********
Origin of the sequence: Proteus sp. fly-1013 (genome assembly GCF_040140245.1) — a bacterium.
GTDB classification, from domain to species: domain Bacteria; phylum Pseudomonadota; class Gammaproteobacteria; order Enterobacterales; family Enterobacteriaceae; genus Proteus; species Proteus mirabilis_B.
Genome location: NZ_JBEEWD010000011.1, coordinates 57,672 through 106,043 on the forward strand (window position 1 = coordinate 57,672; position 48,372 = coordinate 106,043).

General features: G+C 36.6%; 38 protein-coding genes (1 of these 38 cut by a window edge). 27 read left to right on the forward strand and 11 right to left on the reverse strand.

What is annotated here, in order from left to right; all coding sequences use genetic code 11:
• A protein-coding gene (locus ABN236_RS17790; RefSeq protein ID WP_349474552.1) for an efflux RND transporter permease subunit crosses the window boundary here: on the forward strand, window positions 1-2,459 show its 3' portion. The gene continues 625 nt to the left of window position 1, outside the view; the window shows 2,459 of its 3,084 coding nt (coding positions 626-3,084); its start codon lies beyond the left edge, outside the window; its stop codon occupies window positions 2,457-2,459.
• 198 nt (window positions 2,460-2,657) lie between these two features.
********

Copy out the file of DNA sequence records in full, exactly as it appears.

Origin of the sequence: Proteus sp. fly-1013 (genome assembly GCF_040140245.1) — a bacterium.
GTDB classification, from domain to species: domain Bacteria; phylum Pseudomonadota; class Gammaproteobacteria; order Enterobacterales; family Enterobacteriaceae; genus Proteus; species Proteus mirabilis_B.
Genome location: NZ_JBEEWD010000011.1, coordinates 57,672 through 106,043 on the forward strand (window position 1 = coordinate 57,672; position 48,372 = coordinate 106,043).

General features: G+C 36.6%; 38 protein-coding genes (1 of these 38 cut by a window edge). 27 read left to right on the forward strand and 11 right to left on the reverse strand.

What is annotated here, in order from left to right; all coding sequences use genetic code 11:
• A protein-coding gene (locus ABN236_RS17790; RefSeq protein ID WP_349474552.1) for an efflux RND transporter permease subunit crosses the window boundary here: on the forward strand, window positions 1-2,459 show its 3' portion. The gene continues 625 nt to the left of window position 1, outside the view; the window shows 2,459 of its 3,084 coding nt (coding positions 626-3,084); its start codon lies beyond the left edge, outside the window; its stop codon occupies window positions 2,457-2,459.
• 198 nt (window positions 2,460-2,657) lie between these two features.